Take for example the color of diamonds. To detect the deviation from white, grades expressed in alphabetical letters have been adopted. This system must have seemed absolutely more objective than the one linked to mining places. Similarly, parameters based on tint, tone and saturation have been adopted to regulate the color classification of other gemstones. As far as ruby is concerned, the best combination between tone, body color and high saturation is generally indicated as vivid red. This is the color grade connoting the most coveted gems and this is the context in which ruby lovers have placed the pigeon blood.
Yet for decades the definition pigeon blood has not been used in the reports, being, to the eyes of the specialists, a sort of subjective description, a metaphorical connotation, connected more to literature or to the category of magic rather than to the strict taxonomic criteria. This is the opinion of the gemologist J. Nelson who ironically explained in 1985 that he turned to the London Zoo with the aim of determining the color of pigeons' blood by spectrophotometry: " The Burmese bird can at last be safely removed from the realms of gemmology and consigned back to ornithology".
Barbara Voltaire, Administrator of the reputable “GemologyOnline” website, coherently posted in 2007 that the term pigeon's blood is "archaic and non-quantifiable. It's analogous to defending the usage of River or Top Wesselton when describing diamond color. Certainly you could define them with comparable accepted terminology, but that's when the novelty would end".
This lasting reluctance of gemologists to take a metaphorical and evocative nomenclature might be explained by the particular care they show to be acknowledged as scientists belonging to the branch of mineralogy. For decades it seemed that the gemologist’s figure could be redeemed only by placing it under the protective wings of a constituted and well recognized experimental science. In absence of indisputable mineralogical procedures, the long journey started by Plinius and lasted up to the beginnings of the eighteenth century, was felt as the cause of the stagnation of the reasoning speech (logos) about gems in a puddle of methodological insecurity.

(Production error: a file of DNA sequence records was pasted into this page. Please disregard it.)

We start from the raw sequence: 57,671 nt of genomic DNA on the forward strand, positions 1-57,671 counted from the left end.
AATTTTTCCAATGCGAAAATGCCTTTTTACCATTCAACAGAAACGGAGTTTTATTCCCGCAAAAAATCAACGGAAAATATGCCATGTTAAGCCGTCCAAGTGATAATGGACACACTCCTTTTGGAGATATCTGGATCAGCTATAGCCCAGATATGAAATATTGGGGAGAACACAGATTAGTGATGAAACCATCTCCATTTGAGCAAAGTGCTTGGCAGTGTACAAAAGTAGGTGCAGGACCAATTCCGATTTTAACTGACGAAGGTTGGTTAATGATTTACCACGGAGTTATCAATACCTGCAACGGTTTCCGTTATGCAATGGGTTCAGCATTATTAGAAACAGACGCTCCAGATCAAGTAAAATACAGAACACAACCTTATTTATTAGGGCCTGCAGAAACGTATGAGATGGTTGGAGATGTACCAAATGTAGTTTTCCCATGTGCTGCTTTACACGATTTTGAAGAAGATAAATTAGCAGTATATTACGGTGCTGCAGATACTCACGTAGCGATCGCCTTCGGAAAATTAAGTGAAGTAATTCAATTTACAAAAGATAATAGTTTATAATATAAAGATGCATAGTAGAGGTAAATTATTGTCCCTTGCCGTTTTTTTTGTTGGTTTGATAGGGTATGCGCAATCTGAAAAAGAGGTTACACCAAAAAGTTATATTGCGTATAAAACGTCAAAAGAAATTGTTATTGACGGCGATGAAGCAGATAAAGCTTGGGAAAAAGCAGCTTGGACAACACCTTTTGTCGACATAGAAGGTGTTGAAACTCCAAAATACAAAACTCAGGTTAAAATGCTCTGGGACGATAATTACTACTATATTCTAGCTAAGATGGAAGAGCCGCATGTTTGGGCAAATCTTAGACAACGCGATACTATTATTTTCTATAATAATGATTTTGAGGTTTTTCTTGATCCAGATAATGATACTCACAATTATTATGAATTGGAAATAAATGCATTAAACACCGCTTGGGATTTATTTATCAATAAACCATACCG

It is then in the middle of last century that gemology demands freedom of getting rid of that long lasting historical phase marked by the use of simple descriptive connotations. In fact, while resorting to metaphors, this habit had resulted in fruitless approaches to the cause of establishing measurement procedures in Mineralogy. A methodology based on arbitrary impressions, like referring to mining areas as quality assurance as well as evoking fantastic attributes, seemed to be deterministic and more appropriate to the sphere of magic.
Instead, it was necessary to entirely recover the authoritativeness of the mineralogical analysis, investigating the properties of crystals in a more and more sophisticated and comprehensive way.
In order to introduce the new parameters of quantitative measurement made available by the mineralogical techniques, gemology, to some extent, was re-built, at the expense of inevitably summary descriptions not relevant to well defined scales. Ultimately, outside an objective measurement environment, one might as well still remain conceptually blocked at Plinio's time.
On the contrary, the modern gemology willingly and definitively gained independence by breaking ties and abandoning the use of stories and tales, the long lasting approach initiated by the great Latin naturalist. Even R. Hughes, renowned for his deep knowledge of corundum as well as for his vision of a gemology open to emotional aspects and respectful of places and cultures, wrote in 2001: " Pigeon’s blood was the term used to describe the finest Mogok stones, but has little meaning today, as so few people have seen this bird’s blood"
Once standards are set why not talking again? GRS retrieves the hematic reference.